And since they'd get disassembled for extra or new padding, I thought it'd be the perfect
I was super excited to get these in the mail!
first stool post but failed to take pictures of like those above. Woops.
Oh, also in the first stool post I mentioned that I was looking for a way to make them wipeable without covering them in vinyl. I searched high and low for alternatives - linseed oil (turned my fabric scraps yellow), waterproofing spray (worked fine, but I feared stains and dirt would still work their way in), and some EXPENSIVE otter wax. I was hoping I could find a diy way of making the fabric wipeable like toddler bibs or highchair covers. After doing a little research, though, it seemed like those were "treated" fabrics, in which case, I'd have to ship my fabric off somewhere, have them treat it, then they'd ship it back. That = lots of waiting. So I finally caved and bought vinyl. But three out of four fabrics did get sprayed with some Kiwi Camp Dry Heavy Duty Water Repellent. The fabric smelled like camping equipment and was a little nostalgic, but the smell disipated after a couple days. Phew. It was fun to test it:
Okay, now back to actual upholstering.
Once the old staples were out came the fun part!
For two of the stools, I used some green, high density foam. But for the other two stools, I just doubled up on the old foam, like so:
Keep in mind that before this, I had never upholstered anything. Nor had I ever used a staple gun. Haha. I don't know why I do this, but lots of times when I see a project, I think, "I could totally do that." And I know this is absolutely ridiculous, but sometimes I find myself thinking, "I bet I could build a house from the ground up if I wanted to." Hahaha. It might not be OSHA safe and might fall apart before anyone could step foot in it and it might look like this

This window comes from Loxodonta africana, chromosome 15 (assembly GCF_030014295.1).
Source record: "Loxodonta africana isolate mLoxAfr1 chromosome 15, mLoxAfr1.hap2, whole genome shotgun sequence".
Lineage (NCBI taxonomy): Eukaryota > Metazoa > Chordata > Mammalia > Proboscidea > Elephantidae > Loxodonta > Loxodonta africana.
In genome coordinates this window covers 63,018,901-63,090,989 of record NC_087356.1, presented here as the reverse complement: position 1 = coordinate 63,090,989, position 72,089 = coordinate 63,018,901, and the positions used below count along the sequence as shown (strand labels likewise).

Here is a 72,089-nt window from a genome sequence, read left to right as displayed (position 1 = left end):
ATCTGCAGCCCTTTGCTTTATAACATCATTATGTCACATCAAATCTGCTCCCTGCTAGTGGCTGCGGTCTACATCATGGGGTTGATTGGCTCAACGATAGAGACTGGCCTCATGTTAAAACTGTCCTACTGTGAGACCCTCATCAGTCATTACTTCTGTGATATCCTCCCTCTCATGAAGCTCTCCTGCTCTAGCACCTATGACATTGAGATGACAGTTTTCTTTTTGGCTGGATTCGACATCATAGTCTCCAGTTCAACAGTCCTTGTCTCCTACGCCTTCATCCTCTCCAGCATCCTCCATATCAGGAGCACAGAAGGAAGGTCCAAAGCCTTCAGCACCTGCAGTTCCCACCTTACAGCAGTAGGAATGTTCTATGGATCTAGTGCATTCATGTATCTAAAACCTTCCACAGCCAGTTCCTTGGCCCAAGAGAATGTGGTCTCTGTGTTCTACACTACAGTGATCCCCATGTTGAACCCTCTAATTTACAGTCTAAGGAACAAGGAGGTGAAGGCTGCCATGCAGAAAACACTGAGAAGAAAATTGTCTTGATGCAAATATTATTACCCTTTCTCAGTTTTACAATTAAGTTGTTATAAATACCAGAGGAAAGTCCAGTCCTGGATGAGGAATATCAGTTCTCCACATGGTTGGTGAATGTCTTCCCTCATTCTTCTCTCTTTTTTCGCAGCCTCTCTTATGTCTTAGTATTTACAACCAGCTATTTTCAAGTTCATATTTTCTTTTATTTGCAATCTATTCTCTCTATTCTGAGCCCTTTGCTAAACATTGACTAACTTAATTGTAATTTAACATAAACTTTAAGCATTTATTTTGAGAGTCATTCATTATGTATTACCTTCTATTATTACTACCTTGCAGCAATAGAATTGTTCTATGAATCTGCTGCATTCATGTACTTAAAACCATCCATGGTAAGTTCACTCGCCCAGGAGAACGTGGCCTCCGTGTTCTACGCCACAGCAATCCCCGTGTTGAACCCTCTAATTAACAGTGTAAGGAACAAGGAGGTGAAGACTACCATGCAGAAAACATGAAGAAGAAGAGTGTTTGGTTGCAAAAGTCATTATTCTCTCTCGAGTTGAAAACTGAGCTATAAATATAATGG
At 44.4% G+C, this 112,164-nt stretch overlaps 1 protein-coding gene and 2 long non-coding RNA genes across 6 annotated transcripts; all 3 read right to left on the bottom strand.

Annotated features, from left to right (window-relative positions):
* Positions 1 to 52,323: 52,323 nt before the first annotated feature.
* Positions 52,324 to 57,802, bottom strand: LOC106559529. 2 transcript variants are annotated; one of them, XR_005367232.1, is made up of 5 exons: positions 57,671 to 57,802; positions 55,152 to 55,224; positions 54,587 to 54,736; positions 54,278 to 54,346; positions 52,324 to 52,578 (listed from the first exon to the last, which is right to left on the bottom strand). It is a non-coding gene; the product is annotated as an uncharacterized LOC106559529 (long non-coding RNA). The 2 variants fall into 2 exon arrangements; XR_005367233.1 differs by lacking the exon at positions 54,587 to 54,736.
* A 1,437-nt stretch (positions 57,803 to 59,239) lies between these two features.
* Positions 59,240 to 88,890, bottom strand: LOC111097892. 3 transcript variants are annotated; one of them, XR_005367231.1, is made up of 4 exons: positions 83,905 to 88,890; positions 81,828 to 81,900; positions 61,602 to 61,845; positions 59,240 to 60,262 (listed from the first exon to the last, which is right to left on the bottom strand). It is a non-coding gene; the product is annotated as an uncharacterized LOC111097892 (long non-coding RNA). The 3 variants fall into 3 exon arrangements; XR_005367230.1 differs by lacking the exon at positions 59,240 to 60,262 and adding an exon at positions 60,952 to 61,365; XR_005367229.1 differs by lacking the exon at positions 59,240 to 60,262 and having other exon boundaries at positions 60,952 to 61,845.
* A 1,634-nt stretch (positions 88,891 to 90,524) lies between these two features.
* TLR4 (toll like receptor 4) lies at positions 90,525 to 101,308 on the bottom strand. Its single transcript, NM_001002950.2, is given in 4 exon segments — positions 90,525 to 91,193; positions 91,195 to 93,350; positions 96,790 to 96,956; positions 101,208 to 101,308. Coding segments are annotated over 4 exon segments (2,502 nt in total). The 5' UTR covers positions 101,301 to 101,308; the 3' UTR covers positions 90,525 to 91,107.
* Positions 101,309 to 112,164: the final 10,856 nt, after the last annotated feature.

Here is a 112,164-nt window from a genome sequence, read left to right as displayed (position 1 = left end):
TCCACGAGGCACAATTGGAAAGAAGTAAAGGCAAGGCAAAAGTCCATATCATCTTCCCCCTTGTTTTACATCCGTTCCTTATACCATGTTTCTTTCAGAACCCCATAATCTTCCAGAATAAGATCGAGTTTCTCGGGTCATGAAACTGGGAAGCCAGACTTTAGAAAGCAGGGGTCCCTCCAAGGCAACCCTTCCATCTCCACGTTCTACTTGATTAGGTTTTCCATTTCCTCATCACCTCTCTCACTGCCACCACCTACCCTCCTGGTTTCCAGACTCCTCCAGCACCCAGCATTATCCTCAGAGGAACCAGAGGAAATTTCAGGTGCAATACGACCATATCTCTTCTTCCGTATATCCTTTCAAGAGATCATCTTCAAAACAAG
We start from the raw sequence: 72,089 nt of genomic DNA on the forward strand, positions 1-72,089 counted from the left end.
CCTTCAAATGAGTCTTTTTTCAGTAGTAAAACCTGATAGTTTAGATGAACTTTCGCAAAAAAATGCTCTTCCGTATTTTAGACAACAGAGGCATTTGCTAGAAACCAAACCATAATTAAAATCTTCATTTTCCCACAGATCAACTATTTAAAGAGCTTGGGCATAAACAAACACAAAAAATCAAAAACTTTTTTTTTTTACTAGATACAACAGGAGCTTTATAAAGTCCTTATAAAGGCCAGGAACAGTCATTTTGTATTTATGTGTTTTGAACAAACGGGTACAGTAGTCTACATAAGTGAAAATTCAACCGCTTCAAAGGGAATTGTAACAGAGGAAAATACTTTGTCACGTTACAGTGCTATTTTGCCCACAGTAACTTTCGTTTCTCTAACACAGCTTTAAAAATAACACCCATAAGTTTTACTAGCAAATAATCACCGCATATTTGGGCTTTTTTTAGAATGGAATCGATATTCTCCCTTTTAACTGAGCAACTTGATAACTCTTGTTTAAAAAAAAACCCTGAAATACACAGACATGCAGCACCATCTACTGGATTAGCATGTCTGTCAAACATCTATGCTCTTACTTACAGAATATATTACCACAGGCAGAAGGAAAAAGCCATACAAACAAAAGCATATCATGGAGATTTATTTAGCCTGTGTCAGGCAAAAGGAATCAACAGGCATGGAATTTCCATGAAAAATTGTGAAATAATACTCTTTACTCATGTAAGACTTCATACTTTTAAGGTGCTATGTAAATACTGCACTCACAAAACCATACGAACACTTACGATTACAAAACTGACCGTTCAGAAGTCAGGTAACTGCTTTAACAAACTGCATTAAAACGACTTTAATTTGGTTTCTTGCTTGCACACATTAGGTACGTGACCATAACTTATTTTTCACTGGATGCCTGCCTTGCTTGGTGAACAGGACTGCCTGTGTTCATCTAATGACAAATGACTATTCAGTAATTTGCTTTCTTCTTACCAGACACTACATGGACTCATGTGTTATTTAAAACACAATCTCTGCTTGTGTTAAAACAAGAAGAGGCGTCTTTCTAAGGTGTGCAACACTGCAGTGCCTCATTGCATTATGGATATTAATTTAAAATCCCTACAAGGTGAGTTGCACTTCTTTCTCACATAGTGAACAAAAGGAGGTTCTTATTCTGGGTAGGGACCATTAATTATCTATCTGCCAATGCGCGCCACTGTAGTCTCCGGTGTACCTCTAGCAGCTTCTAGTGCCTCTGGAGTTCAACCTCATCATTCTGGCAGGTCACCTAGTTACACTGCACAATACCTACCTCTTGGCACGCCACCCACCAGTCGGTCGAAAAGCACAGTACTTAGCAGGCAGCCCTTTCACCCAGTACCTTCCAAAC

from the outside, but I would think I rocked it like a hurricane. (p.s. Those are Hundertwasserhaus apartment buildings in Wien [Vienna, Austria] and ...Germany. What city were we in? Somewhere near Darmstadt, I believe.)
Okay, back from that detour.
I found that the stapling worked best to just rotate it. It did not work as well to staple one spot and then staple the opposite side in one spot and then do inbetween. If you ever attempt a round cushion like I did, just work your way around. I did it the less-right way with this one. Can you tell?
Here's a close-up of the folding and stapling.
The fabric actually seemed to want to fold in a certain way. Or rather, it folded better at the points/distances apart as pictured above than if I tried to space the folds out more or make them closer. And it was like that for all of them, so I don't think it was just the fabric. About every 2-3 inches.
The vinyl did the same thing. Although, with the first cushion that got vinyl, I tried to space the folds out more just 'cause vinyl isn't easy to work with so I wanted to fold it as little as possible. That, however, turned out to be a horrible idea. It forced my hand and I submitted to folding it the same as the fabric.
After that it actually wasn't too bad to work with. The above one was the first to get vinyl. So the underside looks a little crazy.
Oh, and I have to mention a little glitch I encountered and remedied. See anything wrong with these staples?
They kept going in all wonky.
I finally figured out that I was actually keeping the staple gun too close to the surface. So instead of keeping it flush with the plywood/vinyl, if I kept it just barely off, they went in the way they're supposed to. I don't know why that worked as opposed to being flush, but it did. Was it the new box / different brand of staples? Was it the different type of plywood? (Two seats were this different, flakier? plywood. The other two seemed like better quality. I have no idea what the actual difference between them was, though.)_
|Better quality on the right. Lesser quality on the left.|
Or maybe it was just me. Who knows.
Next up? Final assembly! Stay tooned!